Do you have the courage to show up to hard conversations?
It’s no secret that courage is in high demand in these times we’re living in.
In our polarized-everything culture right now, it’s so easy to unfollow our social media “friends” who don’t believe as we do.
It’s easy to worship, work and play only with those in our thought camp.
It’s easy to turn off the news or ignore today’s headlines so to forget the reality.
But on Feb. 1, I witnessed two brave public leaders with courage to face each other. They took the harder way showing up in a very public arena.
They sat on a stage before 2,500 persons in the pews of The Riverside Church in New York City.
With what intent? Direct words about race, vulnerability, trauma and politics.
And to meet each other face to face for the first time after a Twitter conversation in August 2016 that began with these words by DeRay McKesson, a popular young Black Lives Matter activist and curator of the podcast, Pod Save the People.
“Some people live to see other people fail and that’s sad. I’ve noticed that some people #onhere are just so negative. Find some joy folks,” McKesson tweeted.
New York Times best-selling author, University of Houston researcher and middle-aged white woman, Brene Brown, tweeted back this: “That’s painfully true. I guess joy just takes more vulnerability than cruelty.”
The conversation sparked so much interest and attention that The Riverside Church – a place known for birthing words that matter – facilitated the meet-up.
I found myself on the third row for the 90-minute event that became a two-hour one (that could have kept going).
Brene pushed back the latest findings in sociological research. DeRay pushed back on white privilege.
I’m still thinking about lots of things they said (as any good conversation invites you to do) but for today I’m wondering this: To forge a new path of engaging folks we wouldn’t normally talk to, what must we have?
1. Willingness to come to the table.
There’s a sign outside my gym that says, “Showing up is half the battle,” and I couldn’t believe it more.
Isn’t getting to the gym so hard sometimes? Things that bring discomfort aren’t usually our favorite activities.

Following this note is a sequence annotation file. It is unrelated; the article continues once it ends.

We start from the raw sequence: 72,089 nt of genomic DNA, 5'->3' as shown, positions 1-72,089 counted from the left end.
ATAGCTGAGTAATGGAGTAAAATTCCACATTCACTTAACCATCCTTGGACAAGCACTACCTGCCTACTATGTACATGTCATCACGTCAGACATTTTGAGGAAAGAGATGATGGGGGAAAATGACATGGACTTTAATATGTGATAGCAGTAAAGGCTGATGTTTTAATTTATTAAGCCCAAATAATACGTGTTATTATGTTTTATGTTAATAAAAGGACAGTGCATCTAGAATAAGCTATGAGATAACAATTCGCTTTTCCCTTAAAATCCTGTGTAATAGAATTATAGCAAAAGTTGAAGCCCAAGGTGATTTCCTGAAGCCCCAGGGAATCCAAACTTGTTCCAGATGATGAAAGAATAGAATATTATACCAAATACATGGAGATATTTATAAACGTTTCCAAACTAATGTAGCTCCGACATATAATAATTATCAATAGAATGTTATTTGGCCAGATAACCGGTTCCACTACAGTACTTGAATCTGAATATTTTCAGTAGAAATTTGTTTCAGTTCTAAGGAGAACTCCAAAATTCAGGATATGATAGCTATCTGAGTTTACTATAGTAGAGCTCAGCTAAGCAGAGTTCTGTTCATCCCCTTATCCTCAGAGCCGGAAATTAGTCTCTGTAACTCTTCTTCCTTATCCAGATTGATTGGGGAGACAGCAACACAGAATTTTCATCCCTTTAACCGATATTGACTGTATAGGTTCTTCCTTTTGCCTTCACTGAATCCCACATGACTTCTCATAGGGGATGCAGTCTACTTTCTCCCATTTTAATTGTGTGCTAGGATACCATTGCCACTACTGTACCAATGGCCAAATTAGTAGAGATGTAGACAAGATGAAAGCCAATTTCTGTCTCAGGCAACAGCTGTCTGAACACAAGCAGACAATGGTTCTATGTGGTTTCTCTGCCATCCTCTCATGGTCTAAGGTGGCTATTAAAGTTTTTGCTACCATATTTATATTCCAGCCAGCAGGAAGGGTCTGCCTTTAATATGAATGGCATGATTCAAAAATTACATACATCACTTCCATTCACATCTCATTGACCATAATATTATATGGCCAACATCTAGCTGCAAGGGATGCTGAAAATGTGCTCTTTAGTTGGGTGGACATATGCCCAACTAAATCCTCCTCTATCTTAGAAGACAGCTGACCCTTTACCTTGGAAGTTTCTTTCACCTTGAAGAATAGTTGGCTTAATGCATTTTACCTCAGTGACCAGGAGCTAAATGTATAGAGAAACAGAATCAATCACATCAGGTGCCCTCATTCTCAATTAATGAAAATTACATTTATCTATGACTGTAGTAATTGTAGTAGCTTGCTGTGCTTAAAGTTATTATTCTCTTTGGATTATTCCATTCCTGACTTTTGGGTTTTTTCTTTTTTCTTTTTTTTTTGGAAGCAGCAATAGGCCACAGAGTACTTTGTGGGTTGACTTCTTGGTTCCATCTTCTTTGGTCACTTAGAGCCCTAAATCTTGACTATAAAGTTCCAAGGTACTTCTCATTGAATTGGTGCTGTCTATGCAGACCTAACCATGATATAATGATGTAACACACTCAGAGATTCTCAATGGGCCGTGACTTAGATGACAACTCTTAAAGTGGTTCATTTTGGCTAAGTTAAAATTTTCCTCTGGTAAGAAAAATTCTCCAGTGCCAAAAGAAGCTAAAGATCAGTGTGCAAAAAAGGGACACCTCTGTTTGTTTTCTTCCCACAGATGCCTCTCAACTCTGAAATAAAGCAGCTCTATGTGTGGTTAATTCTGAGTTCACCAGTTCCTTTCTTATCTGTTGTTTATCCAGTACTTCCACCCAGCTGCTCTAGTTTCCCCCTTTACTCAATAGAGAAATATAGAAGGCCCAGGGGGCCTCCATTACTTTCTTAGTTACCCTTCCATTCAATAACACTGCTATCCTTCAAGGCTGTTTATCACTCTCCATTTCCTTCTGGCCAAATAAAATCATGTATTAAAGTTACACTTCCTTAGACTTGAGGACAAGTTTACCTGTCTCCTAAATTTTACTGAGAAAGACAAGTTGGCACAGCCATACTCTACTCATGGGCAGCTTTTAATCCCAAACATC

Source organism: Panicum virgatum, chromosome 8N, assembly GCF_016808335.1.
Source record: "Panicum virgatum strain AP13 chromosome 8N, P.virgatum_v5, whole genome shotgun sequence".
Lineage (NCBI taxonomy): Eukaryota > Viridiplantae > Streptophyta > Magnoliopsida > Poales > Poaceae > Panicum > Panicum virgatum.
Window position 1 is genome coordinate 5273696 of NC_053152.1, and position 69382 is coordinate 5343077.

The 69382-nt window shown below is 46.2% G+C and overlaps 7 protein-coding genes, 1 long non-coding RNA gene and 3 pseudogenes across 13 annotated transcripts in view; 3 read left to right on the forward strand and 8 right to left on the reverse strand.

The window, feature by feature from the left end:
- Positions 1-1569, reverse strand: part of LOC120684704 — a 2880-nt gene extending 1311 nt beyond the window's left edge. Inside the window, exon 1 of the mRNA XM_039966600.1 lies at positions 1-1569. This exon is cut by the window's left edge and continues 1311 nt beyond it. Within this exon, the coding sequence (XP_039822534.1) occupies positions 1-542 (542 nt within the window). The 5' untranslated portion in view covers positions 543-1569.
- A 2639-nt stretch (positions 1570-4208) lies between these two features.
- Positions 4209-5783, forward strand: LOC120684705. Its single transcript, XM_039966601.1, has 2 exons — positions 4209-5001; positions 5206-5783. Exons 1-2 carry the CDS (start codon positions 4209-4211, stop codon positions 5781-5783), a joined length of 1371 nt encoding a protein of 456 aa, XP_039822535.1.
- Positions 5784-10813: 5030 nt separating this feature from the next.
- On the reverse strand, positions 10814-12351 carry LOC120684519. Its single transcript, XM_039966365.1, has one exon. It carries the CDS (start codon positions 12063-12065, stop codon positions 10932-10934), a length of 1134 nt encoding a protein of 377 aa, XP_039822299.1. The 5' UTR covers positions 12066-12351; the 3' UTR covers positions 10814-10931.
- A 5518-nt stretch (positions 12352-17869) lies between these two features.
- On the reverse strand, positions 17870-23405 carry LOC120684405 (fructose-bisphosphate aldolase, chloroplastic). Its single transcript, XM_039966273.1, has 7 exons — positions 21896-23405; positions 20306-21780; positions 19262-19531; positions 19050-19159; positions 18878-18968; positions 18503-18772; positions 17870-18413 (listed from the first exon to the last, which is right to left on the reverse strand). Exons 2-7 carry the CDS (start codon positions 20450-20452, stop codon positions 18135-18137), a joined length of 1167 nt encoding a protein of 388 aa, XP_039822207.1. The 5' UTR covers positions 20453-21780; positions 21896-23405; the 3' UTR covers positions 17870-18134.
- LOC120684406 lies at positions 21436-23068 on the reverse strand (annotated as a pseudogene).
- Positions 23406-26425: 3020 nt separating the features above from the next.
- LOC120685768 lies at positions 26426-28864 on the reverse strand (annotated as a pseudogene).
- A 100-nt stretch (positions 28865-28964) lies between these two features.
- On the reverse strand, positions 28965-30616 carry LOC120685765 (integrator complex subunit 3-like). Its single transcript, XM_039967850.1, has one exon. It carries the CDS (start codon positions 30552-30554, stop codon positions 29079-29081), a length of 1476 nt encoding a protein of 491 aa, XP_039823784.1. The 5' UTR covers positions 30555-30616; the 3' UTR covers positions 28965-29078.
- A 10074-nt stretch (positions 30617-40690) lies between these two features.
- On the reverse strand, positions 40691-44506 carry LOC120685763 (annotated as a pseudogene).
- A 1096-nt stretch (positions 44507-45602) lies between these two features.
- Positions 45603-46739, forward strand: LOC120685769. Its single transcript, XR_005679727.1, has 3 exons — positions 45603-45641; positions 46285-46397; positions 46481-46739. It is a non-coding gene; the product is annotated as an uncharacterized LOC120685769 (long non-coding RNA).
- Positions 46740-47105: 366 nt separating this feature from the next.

Yet, in spite of the expected discomfort, Brene and Deray opened themselves up to this hard work.
Let’s remember, they didn’t have to engage in a Twitter conversation. They didn’t have to show up at the event. But they did.
And they kept talking on the stage long after the public conversation ended. It wasn’t a staged photo-op for either of them but something very real. Good work begins here.
2. Ears to hear hard truths.
One of my favorite moments of the night was when DeRay spoke of how combating privilege means being aware of how much space white folks take up in conversations (like Brene was taking up in this one unaware).
White people, DeRay said, are used to being heard. It’s a new starting place to enter a room as a white person aware of those who aren’t.
DeRay went on to challenge church folks with this zinger: “Whiteness can be so strong in many congregations that it overcomes belief in God. Whiteness wins over God.”
DeRay was brave to tell it like he saw it. Brene was brave to stay in the chair.
Another gift of this event was how Brene modeled the gift of silent pauses.
A dear friend of mine and I joke all the time about our love of “the phone pause.” It’s a practice to not rush to the next thing.
It’s space in conversations to think intentionally. It’s the intention of valuing words for the healing or hurt they can cause.
Throughout the event, it was as if you could see the words falling between the two conversation partners as they talked and paused.
The words found home deeper into them. The words opened up doors to new beginnings. The words brought life.
I want more life-giving exchanges of words in my life. Don’t you?
The question I can’t get off my mind is: How am I going to start a courageous conversation?
Elizabeth Hagan is senior minister of The Palisades Community Church in Washington, D.C. Other hats she wears are as a preacher, author and executive director of Our Courageous Kids, a foundation dedicated to orphan care. A version of this article first appeared on her website and is used with permission. You can follow her on Twitter @elizabethagan.